So, How Do You Promote Content Internally? (Part 6)

Amnesty rally in 2014
Photos are content too — what they show and sometimes what they don’t show, where you place them, and what captions you write. I took this photo at an Amnesty rally I helped organize in 2014.

 

We’ve learned that the hard part of doing content strategy well is not content or strategy, but managing relationships. In case you missed it, here’s that post, The Hard Part of Web Content Strategy is Not What You Think.

While it’s the hard part, it can also be rewarding and fun. It gives you an excuse to get out of your comfort zone and meet people.

However, it can also be very difficult and time consuming for those of us introverts who like to just create content. Plus, I get it. Building relationships probably wasn’t or isn’t in your job description.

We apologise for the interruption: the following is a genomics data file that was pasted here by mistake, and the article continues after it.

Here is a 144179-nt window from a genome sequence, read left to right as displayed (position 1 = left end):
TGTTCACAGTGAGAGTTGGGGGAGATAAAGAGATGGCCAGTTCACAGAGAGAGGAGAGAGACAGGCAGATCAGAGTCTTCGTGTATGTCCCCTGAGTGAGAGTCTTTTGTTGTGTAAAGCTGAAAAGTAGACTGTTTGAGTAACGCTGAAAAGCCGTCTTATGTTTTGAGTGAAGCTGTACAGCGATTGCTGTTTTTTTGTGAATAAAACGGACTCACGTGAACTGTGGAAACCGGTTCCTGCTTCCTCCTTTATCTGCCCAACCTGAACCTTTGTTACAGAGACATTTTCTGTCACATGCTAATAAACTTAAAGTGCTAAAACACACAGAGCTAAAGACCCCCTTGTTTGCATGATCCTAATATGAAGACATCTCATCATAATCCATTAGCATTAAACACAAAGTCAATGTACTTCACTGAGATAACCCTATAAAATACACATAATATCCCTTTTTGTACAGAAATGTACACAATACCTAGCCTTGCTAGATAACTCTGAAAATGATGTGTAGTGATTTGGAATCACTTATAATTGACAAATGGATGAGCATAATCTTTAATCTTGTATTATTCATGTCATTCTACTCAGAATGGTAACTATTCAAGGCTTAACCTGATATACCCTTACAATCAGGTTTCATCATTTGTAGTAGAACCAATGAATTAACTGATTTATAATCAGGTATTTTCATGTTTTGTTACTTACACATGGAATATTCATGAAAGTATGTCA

But it’s necessary in many jobs, so let’s just move on from that and not be concerned with whose job it is. It will definitely help you do your job, so since there’s no other way to say this, just go ahead and do it.

It will make things smoother down the road when you want to ask for time and resources to work on content versus, “let’s hurry up and move this stuff to a new site like it is. We can fix it later.”

(I’m speaking to most of you when I write this. I get that there are going to be exceptions. For whatever reason, sometimes you might do your best to promote content as a priority, and people just won’t get it. If you’re really tried everything, you probably know it already. It’s time to move on and find an organization that does get it).